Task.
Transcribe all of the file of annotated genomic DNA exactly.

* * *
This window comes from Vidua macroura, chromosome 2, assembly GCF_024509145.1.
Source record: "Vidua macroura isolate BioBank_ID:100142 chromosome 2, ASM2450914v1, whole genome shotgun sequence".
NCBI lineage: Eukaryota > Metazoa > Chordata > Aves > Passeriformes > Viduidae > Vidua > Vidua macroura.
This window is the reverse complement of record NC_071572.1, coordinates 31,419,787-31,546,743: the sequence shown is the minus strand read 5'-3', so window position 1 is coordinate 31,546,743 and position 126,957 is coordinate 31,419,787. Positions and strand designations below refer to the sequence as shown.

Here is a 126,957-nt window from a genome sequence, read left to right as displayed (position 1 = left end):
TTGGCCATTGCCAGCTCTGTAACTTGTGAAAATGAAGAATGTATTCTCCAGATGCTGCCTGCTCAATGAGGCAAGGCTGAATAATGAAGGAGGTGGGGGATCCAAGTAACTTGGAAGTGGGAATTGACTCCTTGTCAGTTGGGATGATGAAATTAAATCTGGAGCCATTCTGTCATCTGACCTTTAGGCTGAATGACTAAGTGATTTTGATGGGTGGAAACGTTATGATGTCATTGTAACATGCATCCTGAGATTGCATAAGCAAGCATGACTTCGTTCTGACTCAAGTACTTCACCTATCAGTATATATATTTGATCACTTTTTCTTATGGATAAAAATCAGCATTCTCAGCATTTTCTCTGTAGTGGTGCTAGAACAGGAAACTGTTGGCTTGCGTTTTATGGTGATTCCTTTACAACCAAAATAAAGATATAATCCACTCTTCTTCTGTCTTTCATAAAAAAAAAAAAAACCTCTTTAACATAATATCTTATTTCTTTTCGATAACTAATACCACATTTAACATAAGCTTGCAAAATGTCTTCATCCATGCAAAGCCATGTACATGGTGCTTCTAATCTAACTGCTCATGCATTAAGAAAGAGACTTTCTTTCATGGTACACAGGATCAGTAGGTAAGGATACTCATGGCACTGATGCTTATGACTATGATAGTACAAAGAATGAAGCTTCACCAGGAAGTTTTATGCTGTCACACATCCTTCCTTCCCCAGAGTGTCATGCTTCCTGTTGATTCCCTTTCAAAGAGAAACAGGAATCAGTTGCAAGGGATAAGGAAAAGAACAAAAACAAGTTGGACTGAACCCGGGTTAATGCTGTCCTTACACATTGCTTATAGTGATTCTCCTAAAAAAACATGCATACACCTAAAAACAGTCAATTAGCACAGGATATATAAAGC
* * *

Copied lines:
This window comes from Vidua macroura, chromosome 2, assembly GCF_024509145.1.
Source record: "Vidua macroura isolate BioBank_ID:100142 chromosome 2, ASM2450914v1, whole genome shotgun sequence".
NCBI lineage: Eukaryota > Metazoa > Chordata > Aves > Passeriformes > Viduidae > Vidua > Vidua macroura.
This window is the reverse complement of record NC_071572.1, coordinates 31,419,787-31,546,743: the sequence shown is the minus strand read 5'-3', so window position 1 is coordinate 31,546,743 and position 126,957 is coordinate 31,419,787. Positions and strand designations below refer to the sequence as shown.

Here is a 126,957-nt window from a genome sequence, read left to right as displayed (position 1 = left end):
TTGGCCATTGCCAGCTCTGTAACTTGTGAAAATGAAGAATGTATTCTCCAGATGCTGCCTGCTCAATGAGGCAAGGCTGAATAATGAAGGAGGTGGGGGATCCAAGTAACTTGGAAGTGGGAATTGACTCCTTGTCAGTTGGGATGATGAAATTAAATCTGGAGCCATTCTGTCATCTGACCTTTAGGCTGAATGACTAAGTGATTTTGATGGGTGGAAACGTTATGATGTCATTGTAACATGCATCCTGAGATTGCATAAGCAAGCATGACTTCGTTCTGACTCAAGTACTTCACCTATCAGTATATATATTTGATCACTTTTTCTTATGGATAAAAATCAGCATTCTCAGCATTTTCTCTGTAGTGGTGCTAGAACAGGAAACTGTTGGCTTGCGTTTTATGGTGATTCCTTTACAACCAAAATAAAGATATAATCCACTCTTCTTCTGTCTTTCATAAAAAAAAAAAAAACCTCTTTAACATAATATCTTATTTCTTTTCGATAACTAATACCACATTTAACATAAGCTTGCAAAATGTCTTCATCCATGCAAAGCCATGTACATGGTGCTTCTAATCTAACTGCTCATGCATTAAGAAAGAGACTTTCTTTCATGGTACACAGGATCAGTAGGTAAGGATACTCATGGCACTGATGCTTATGACTATGATAGTACAAAGAATGAAGCTTCACCAGGAAGTTTTATGCTGTCACACATCCTTCCTTCCCCAGAGTGTCATGCTTCCTGTTGATTCCCTTTCAAAGAGAAACAGGAATCAGTTGCAAGGGATAAGGAAAAGAACAAAAACAAGTTGGACTGAACCCGGGTTAATGCTGTCCTTACACATTGCTTATAGTGATTCTCCTAAAAAAACATGCATACACCTAAAAACAGTCAATTAGCACAGGATATATAAAGC